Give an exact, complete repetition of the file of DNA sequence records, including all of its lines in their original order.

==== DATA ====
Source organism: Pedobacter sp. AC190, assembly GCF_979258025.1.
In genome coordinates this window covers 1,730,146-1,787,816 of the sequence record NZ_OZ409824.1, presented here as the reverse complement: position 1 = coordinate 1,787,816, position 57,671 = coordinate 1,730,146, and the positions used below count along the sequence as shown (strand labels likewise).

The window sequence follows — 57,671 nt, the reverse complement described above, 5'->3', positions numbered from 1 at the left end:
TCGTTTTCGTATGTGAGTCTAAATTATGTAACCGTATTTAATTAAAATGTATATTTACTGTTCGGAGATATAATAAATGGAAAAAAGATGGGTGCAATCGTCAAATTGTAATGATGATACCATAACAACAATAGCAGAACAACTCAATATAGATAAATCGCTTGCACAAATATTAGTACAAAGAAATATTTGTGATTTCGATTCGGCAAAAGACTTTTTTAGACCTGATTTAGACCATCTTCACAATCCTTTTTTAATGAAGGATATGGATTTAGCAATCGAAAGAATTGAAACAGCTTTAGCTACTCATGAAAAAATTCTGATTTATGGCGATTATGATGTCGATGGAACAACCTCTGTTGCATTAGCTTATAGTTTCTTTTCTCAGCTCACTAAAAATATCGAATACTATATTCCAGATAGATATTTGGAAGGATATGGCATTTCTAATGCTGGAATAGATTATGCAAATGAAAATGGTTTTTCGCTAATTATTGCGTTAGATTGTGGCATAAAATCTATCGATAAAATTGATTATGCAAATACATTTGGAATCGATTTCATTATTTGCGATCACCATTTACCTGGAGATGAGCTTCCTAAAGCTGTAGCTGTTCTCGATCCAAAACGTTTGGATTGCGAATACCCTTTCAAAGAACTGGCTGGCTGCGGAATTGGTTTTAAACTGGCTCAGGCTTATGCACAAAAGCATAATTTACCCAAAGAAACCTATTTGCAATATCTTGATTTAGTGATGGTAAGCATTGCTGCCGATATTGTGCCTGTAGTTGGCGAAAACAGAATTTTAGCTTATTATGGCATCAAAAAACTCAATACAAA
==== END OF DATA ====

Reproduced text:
Source organism: Pedobacter sp. AC190, assembly GCF_979258025.1.
In genome coordinates this window covers 1,730,146-1,787,816 of the sequence record NZ_OZ409824.1, presented here as the reverse complement: position 1 = coordinate 1,787,816, position 57,671 = coordinate 1,730,146, and the positions used below count along the sequence as shown (strand labels likewise).

The window sequence follows — 57,671 nt, the reverse complement described above, 5'->3', positions numbered from 1 at the left end:
TCGTTTTCGTATGTGAGTCTAAATTATGTAACCGTATTTAATTAAAATGTATATTTACTGTTCGGAGATATAATAAATGGAAAAAAGATGGGTGCAATCGTCAAATTGTAATGATGATACCATAACAACAATAGCAGAACAACTCAATATAGATAAATCGCTTGCACAAATATTAGTACAAAGAAATATTTGTGATTTCGATTCGGCAAAAGACTTTTTTAGACCTGATTTAGACCATCTTCACAATCCTTTTTTAATGAAGGATATGGATTTAGCAATCGAAAGAATTGAAACAGCTTTAGCTACTCATGAAAAAATTCTGATTTATGGCGATTATGATGTCGATGGAACAACCTCTGTTGCATTAGCTTATAGTTTCTTTTCTCAGCTCACTAAAAATATCGAATACTATATTCCAGATAGATATTTGGAAGGATATGGCATTTCTAATGCTGGAATAGATTATGCAAATGAAAATGGTTTTTCGCTAATTATTGCGTTAGATTGTGGCATAAAATCTATCGATAAAATTGATTATGCAAATACATTTGGAATCGATTTCATTATTTGCGATCACCATTTACCTGGAGATGAGCTTCCTAAAGCTGTAGCTGTTCTCGATCCAAAACGTTTGGATTGCGAATACCCTTTCAAAGAACTGGCTGGCTGCGGAATTGGTTTTAAACTGGCTCAGGCTTATGCACAAAAGCATAATTTACCCAAAGAAACCTATTTGCAATATCTTGATTTAGTGATGGTAAGCATTGCTGCCGATATTGTGCCTGTAGTTGGCGAAAACAGAATTTTAGCTTATTATGGCATCAAAAAACTCAATACAAA